In an editorial for the British Medical Journal Professor John Henry of Imperial College London and two colleagues warned that 30,000 Britains might die from smoking cannabis every year. They assumed that cannabis would be as harmful to the 3.2 million cannabis smokers as tobacco to the 13 million tobacco smokers, which would cause 120,000 tobacco related deaths (from cancer, heart diseases, etc). Besides this poorly substantiated speculation they claim that the “amount of the main active constituent, tetrahydrocannabinol (THC), in cannabis has increased from about 0.5% 20 years ago to nearer 5% at present in Britain” – which, however, is not true. Average THC concentrations of marijuana confiscated in the USA in 1983 was 3.3% and was similar in EURope. (Source: Henry JA, et al. BMJ 2003;326(7396):942-3)
USA: Steve McWilliams
Medical cannabis patient and activist Steve McWilliams of San Diego was sentenced to six months in prison by a federal court for the cultivation of cannabis in his garden despite a doctor's recommendation that allows him to use the drug. Many experts believe that McWilliams got a prison sentence because he was politically active regarding the legalization of medicinal cannabis. He will remain free on bail pending appeal. (Source: NORML of 1 May 2003)
Science: Ajulemic acid
It is known that the THC metabolite THC-COOH and the synthetic analogue of this metabolite, ajulemic acid (CT-3) inhibit inflammation, but the mode of action is unknown. This research shows that ajulemic acid activates a receptor called peroxisome proliferator-activated receptor gamma (PPARgamma). This is a potential mechanism for the anti-inflammatory action of the THC derivative. (Source: Liu J, et al. Mol Pharmacol 2003;63(5):983-92)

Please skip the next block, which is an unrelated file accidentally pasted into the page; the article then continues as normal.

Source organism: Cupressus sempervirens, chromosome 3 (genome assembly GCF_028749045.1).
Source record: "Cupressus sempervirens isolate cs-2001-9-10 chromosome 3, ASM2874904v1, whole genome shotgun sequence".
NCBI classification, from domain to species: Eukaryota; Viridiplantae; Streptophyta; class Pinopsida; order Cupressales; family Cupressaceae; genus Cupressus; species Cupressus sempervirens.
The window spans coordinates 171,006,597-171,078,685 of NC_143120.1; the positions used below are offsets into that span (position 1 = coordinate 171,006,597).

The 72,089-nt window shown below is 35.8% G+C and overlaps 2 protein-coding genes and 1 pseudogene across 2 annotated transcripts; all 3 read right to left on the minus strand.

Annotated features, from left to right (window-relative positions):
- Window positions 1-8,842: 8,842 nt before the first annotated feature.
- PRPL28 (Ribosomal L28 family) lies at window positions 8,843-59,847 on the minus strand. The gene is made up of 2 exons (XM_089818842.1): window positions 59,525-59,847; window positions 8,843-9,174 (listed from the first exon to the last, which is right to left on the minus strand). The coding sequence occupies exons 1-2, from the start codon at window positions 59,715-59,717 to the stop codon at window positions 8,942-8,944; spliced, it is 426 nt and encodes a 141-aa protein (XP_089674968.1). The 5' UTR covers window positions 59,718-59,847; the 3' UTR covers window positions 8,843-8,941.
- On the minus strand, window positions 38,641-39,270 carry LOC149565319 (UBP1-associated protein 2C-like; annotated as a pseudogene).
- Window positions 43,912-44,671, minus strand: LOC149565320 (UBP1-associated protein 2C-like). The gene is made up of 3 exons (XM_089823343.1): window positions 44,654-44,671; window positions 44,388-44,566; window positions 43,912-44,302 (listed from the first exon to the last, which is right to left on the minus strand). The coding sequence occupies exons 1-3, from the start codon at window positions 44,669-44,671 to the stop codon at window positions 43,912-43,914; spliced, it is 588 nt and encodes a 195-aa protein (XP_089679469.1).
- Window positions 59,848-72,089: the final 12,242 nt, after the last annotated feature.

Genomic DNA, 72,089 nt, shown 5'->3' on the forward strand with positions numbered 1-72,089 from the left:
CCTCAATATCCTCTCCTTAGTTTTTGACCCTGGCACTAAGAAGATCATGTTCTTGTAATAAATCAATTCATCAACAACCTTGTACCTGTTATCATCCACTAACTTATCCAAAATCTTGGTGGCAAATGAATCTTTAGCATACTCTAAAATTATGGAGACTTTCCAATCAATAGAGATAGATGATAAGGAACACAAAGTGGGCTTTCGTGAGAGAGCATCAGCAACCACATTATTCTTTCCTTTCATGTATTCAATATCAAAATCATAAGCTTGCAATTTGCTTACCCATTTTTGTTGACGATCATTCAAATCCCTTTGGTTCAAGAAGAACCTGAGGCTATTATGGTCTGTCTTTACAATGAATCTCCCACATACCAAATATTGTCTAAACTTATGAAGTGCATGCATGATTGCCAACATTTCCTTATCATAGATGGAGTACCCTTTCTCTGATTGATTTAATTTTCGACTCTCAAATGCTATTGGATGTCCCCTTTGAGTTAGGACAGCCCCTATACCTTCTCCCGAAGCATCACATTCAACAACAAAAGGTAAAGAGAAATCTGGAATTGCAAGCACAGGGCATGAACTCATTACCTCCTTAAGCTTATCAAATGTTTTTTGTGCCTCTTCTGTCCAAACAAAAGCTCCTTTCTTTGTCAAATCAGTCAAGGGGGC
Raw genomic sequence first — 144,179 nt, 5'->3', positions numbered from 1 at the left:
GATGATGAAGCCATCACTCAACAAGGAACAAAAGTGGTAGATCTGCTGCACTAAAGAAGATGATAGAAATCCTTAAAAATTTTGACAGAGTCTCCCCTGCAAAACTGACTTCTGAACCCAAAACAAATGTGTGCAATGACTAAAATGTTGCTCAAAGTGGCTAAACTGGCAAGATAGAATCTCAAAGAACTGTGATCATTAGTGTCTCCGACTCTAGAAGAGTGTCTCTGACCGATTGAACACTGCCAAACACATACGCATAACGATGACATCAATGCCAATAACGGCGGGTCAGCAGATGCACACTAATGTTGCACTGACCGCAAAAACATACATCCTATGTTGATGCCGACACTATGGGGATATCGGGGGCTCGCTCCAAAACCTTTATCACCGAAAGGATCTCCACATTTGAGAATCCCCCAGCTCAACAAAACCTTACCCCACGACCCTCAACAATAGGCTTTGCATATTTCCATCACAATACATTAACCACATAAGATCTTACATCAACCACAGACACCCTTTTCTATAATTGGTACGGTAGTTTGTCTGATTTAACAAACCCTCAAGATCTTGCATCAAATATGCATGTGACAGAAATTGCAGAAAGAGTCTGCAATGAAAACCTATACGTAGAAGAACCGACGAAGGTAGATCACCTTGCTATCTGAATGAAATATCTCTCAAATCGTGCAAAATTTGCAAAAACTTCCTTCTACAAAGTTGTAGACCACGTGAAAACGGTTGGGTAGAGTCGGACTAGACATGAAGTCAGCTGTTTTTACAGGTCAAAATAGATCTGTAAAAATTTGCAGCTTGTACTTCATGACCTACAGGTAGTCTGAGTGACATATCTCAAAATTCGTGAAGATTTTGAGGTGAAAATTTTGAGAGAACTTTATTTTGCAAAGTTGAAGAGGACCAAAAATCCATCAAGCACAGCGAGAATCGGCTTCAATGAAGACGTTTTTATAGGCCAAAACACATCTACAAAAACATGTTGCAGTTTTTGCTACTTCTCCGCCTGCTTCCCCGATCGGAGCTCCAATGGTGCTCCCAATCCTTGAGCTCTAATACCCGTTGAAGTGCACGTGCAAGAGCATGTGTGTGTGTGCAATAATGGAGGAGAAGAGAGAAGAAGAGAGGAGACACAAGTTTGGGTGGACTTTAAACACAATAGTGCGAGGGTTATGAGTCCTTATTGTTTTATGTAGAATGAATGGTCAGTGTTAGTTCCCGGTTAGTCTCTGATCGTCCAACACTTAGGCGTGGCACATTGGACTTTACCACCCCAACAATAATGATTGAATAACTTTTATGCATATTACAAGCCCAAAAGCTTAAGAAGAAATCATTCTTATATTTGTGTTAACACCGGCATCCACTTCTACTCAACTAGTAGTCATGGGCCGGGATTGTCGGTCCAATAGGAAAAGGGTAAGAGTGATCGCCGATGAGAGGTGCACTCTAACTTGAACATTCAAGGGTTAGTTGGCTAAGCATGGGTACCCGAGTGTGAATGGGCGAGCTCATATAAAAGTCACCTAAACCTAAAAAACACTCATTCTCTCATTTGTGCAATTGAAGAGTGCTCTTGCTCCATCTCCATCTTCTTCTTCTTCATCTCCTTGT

One year ago
- Canada/USA: U.S. authorities refused to provide Canada access to cannabis seeds
- USA: Medical cannabis club has no right to distribute the drug, federal judge says
- Science: Dexanabinol effective in brain trauma
- Canada: Negative health effects of cannabis are weak, a Senate committee says
Two years ago
Uruguay: Course on Cannabis in Medicine.
France: Conference of the UFCM, 21 October 2016, Strasbourg.
Switzerland: Conference of the SACM 2016, 12 November 2016, Bern.
Israel: The International Medical Cannabis Conference, 11-13 September, 2016
The Cannabinoid Conference 2017 of the IACM, 29-30 September 2017, Cologne, Germany.
IACM on Twitter
Follow us on twitter @IACM_Bulletin where you can send us inquiries and receive updates on research studies and news articles.